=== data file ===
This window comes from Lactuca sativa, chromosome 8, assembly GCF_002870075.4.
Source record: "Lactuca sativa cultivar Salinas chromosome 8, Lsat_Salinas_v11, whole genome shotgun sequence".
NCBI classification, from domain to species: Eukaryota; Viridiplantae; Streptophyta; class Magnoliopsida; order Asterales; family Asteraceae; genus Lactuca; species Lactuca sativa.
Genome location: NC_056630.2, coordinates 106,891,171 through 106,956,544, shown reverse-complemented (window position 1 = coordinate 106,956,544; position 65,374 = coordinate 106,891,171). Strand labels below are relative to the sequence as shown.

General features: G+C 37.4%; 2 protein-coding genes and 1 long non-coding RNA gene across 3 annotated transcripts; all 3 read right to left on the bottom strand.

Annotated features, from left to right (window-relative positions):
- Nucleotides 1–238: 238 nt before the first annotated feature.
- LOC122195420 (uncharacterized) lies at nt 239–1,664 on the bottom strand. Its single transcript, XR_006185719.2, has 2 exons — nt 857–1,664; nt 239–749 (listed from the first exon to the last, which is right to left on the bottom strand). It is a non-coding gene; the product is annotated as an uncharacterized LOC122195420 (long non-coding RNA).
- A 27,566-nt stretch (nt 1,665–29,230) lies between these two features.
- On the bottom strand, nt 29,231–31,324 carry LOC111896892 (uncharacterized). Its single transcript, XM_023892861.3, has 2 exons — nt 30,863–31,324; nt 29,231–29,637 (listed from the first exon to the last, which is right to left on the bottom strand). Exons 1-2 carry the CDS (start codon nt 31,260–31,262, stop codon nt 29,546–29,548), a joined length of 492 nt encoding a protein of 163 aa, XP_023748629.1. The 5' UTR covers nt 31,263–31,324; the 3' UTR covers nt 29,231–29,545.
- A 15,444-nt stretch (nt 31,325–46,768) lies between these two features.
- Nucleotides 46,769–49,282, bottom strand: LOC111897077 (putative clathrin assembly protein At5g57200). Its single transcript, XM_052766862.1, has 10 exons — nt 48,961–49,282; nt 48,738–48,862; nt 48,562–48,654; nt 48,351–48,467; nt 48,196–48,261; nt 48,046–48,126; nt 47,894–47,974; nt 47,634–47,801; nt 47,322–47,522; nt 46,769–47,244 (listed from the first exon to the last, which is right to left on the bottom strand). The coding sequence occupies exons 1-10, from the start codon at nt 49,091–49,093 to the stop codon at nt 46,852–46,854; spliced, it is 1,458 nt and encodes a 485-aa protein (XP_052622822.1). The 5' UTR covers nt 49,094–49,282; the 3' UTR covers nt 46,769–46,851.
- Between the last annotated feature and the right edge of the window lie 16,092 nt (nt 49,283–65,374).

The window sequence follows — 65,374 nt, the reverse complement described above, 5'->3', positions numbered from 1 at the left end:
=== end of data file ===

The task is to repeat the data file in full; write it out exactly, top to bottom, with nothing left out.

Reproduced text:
This window comes from Lactuca sativa, chromosome 8, assembly GCF_002870075.4.
Source record: "Lactuca sativa cultivar Salinas chromosome 8, Lsat_Salinas_v11, whole genome shotgun sequence".
NCBI classification, from domain to species: Eukaryota; Viridiplantae; Streptophyta; class Magnoliopsida; order Asterales; family Asteraceae; genus Lactuca; species Lactuca sativa.
Genome location: NC_056630.2, coordinates 106,891,171 through 106,956,544, shown reverse-complemented (window position 1 = coordinate 106,956,544; position 65,374 = coordinate 106,891,171). Strand labels below are relative to the sequence as shown.

General features: G+C 37.4%; 2 protein-coding genes and 1 long non-coding RNA gene across 3 annotated transcripts; all 3 read right to left on the bottom strand.

Annotated features, from left to right (window-relative positions):
- Nucleotides 1–238: 238 nt before the first annotated feature.
- LOC122195420 (uncharacterized) lies at nt 239–1,664 on the bottom strand. Its single transcript, XR_006185719.2, has 2 exons — nt 857–1,664; nt 239–749 (listed from the first exon to the last, which is right to left on the bottom strand). It is a non-coding gene; the product is annotated as an uncharacterized LOC122195420 (long non-coding RNA).
- A 27,566-nt stretch (nt 1,665–29,230) lies between these two features.
- On the bottom strand, nt 29,231–31,324 carry LOC111896892 (uncharacterized). Its single transcript, XM_023892861.3, has 2 exons — nt 30,863–31,324; nt 29,231–29,637 (listed from the first exon to the last, which is right to left on the bottom strand). Exons 1-2 carry the CDS (start codon nt 31,260–31,262, stop codon nt 29,546–29,548), a joined length of 492 nt encoding a protein of 163 aa, XP_023748629.1. The 5' UTR covers nt 31,263–31,324; the 3' UTR covers nt 29,231–29,545.
- A 15,444-nt stretch (nt 31,325–46,768) lies between these two features.
- Nucleotides 46,769–49,282, bottom strand: LOC111897077 (putative clathrin assembly protein At5g57200). Its single transcript, XM_052766862.1, has 10 exons — nt 48,961–49,282; nt 48,738–48,862; nt 48,562–48,654; nt 48,351–48,467; nt 48,196–48,261; nt 48,046–48,126; nt 47,894–47,974; nt 47,634–47,801; nt 47,322–47,522; nt 46,769–47,244 (listed from the first exon to the last, which is right to left on the bottom strand). The coding sequence occupies exons 1-10, from the start codon at nt 49,091–49,093 to the stop codon at nt 46,852–46,854; spliced, it is 1,458 nt and encodes a 485-aa protein (XP_052622822.1). The 5' UTR covers nt 49,094–49,282; the 3' UTR covers nt 46,769–46,851.
- Between the last annotated feature and the right edge of the window lie 16,092 nt (nt 49,283–65,374).

The window sequence follows — 65,374 nt, the reverse complement described above, 5'->3', positions numbered from 1 at the left end: